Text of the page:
Citroen C6 Saloon (2006 - 2012) review
Read the Citroen C6 saloon (2006 - 2012) car review by Auto Trader's motoring experts, covering price, specification, running costs, practicality, safety and how it drives.The Auto Trader expert verdict: 3.6 The Citroen C6 offers opulent ride comfort in an individual package. If you want an executive car that stands out in the crowd, the C6 is for you.
- Brilliant ride comfort
- First-rate safety kit
- Great interior
- Heavy depreciation
- Restricted boot access
- High running costs
At a glance
Citroen C6 is one of the most original looking executive saloons on sale today. It blends genuine Gallic style, with a form that combines a modernist look with a retro feel. The C6’s appearance turns every short journey into an occasion; partly thanks to the car’s rarity. The front wears Citroen’s trademark double chevron grille and has a pair of small headlamps either side. The long bonnet gives way to a long, sleek roofline, which drops into an altogether curvier rear. The bootlid has a spoiler which pops up at speed, and the boomerang-shaped rear lights are worth a particular mention.
The Citroen C6’s interior is an example design excellence – even if lighter trims are prone to showing grubby marks. The driver has simple LCD dials in front of the large steering wheel, and a head-up display which beams basic information into the windscreen. A large screen in the centre of the dashboard provides information on the navigation, audio and heater controls. The centre console has too many buttons for ease of use, and is among the only marks against an otherwise brilliant interior. Even the slide-down lids for the door bins impress, blending wood with chrome to excellent effect.
The Citroen C6 has an excellent amount of cabin space, although rear passengers may find the car’s sloping roofline reduces headroom. The boot’s usefulness belies its 488-litre dimensions. Access is restricted by the concave rear screen which creates a semi-circular shaped bootlid. The C6 comes with park sensors – which also has a visual element in the car’s screen – and is necessary due to its size, and the way the bodywork slopes away on its corners.
Ride and handling
The C6 offers stunning ride comfort at speed, where it is also wonderfully refined; even when specified with a diesel engine. Its low speed ride isn’t quite as good, although still better than most of its rivals. Undulations on A-roads and motorways are dealt with through the C6’s soft hydraulic ‘Hydractive’ suspension. This allows the car’s suspension to raise and lower at the touch of a button, or activate the ‘Sport’ mode. The steering is light, but lacks much feedback. The C6 is a car that refuses to be hustled at speed, preferring to waft along at a moderate pace.
The C6 is available with a choice of one petrol and two diesel engines. The 205bhp 2.7-litre HDI model we tested features the same engine as found in the
Jaguar XJ, its refined, powerful and reasonably fuel efficient. This engine allows the C6 to despatch 62mph in 8.9 seconds before reaching 143mph, thanks to an impressive 325lb/ft of torque. The 173bhp 2.2 HDI produces 295lb/ft of pulling power, and will cover 0-62mph in 11.2 seconds before reaching 135mph. The 215bhp 3-litre V6 petrol covers 0-62mph in 9.4 seconds, before reaching 143mph. None offer scintillating performance, but are excellently smooth cruisers. The ride quality is almost on par with the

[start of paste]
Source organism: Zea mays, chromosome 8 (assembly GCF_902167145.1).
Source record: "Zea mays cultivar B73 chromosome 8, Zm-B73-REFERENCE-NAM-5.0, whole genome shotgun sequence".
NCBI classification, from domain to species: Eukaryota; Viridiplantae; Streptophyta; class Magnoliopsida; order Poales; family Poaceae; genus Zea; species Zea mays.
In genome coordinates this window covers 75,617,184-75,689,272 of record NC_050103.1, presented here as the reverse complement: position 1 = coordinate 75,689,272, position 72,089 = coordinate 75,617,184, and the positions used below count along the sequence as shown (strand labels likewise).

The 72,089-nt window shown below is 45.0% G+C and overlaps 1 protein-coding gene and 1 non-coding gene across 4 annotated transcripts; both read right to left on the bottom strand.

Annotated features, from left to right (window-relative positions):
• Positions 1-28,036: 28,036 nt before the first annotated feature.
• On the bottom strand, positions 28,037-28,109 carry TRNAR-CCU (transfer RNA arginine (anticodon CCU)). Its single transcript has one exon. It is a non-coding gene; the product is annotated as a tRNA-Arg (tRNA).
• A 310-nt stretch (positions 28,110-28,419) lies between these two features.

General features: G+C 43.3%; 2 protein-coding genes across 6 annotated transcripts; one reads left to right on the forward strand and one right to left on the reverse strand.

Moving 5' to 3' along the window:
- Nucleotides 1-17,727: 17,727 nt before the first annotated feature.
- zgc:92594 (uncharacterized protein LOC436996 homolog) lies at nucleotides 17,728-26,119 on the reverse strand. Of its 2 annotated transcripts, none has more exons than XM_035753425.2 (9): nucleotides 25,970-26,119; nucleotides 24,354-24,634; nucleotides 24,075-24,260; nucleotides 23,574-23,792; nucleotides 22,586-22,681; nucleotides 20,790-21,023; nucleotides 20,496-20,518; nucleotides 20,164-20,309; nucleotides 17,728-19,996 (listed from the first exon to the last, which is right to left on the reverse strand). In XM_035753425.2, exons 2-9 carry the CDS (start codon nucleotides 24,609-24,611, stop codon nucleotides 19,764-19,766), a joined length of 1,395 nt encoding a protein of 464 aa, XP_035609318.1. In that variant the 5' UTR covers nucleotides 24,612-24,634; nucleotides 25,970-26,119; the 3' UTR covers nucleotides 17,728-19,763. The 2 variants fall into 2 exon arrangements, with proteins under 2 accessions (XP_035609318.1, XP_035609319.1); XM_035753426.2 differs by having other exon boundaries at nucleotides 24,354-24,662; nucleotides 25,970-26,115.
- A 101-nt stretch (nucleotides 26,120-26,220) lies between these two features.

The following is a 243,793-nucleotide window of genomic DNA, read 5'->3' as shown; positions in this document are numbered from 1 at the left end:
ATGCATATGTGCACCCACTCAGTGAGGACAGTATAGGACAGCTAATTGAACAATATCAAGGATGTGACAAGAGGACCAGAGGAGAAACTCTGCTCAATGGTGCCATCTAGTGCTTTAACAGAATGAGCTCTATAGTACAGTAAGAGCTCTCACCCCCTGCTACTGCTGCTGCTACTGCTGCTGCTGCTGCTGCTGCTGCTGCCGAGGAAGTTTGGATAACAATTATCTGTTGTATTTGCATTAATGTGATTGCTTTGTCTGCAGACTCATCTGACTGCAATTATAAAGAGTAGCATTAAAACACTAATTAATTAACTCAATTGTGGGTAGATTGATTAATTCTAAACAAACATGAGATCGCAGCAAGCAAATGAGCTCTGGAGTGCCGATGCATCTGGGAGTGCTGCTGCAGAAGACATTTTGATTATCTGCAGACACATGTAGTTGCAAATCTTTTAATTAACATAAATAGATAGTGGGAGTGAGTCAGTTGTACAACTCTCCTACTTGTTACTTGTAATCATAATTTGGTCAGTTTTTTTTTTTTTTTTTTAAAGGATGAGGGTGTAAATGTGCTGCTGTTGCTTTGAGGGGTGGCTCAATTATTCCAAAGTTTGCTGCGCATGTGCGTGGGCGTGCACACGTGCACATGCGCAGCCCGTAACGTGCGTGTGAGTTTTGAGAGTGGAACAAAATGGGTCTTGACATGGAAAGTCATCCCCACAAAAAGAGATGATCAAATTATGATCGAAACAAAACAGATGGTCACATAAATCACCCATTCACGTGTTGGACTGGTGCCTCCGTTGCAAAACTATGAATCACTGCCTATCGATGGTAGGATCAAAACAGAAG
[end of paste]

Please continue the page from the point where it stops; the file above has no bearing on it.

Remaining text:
The cheapest C6 is priced over £28,000, and the range-topper we tested tips the scales at almost £35,000, which pitches it against some impressive rivals. Citroen is known for its discounts, so don’t expect to pay these prices. The C6 will shed around two thirds of its value over the first three years/36,000 miles. Insurance groups start at 15, but shouldn’t be too costly for the typical buyer. Road tax will be high, with the 2.2-litre HDI being placed in tax band F, which currently costs £210 a year. The 2.7-litre HDI and 3-litre V6 both attract a £400 bill.
Citroens don’t have the strongest reputation for reliability, although the C6 feels like a solid machine; if not matching German levels of build quality. However, we tested two C6s, and both suffered hydraulic fluid leaks, which rendered the power steering inoperable, and the car undrivable. We spoke to Citroen, which said these were “isolated” incidents, and pointed to improvements in customer satisfaction surveys and a reduction in the costs to the company to repair its models under warranty to back its claim. The Citroen C6 has been subject to six recalls to address issues including faults with the braking and fuel system.
The Citroen C6 scored full marks for adult and pedestrian protection and dropping just one mark for child protection. All models a pop-up bonnet to deflect pedestrians away from the solid engine block, anti-lock brakes (ABS) with electronic brake force distribution (EBD) and emergency brake assist (EBA), electronic stability programme (ESP) and traction control; driver, passenger, driver’s knee, side and curtain airbags; whiplash-reducing active headrests and lane departure warning system.
Three trim levels are available: C6, Lignage and Exclusive. C6 comes with 17-inch alloys, chrome interior trims, velour trim, dual zone air-con, cruise control, front and rear electric windows, three-way electric driver and passenger seats, multi-function screen and trip computer, automatic xenon headlamps, automatic wipers; electric, heated and folding door mirrors, dimming rear view mirror and a rear windscreen blind. Lignage adds 18-inch alloys, half leather trim, head-up display, front and rear park sensors with audible and visual warnings, dimming door mirrors and headlamp washers. The range-topping Exclusive gets full leather trim, with heated front and rear seats.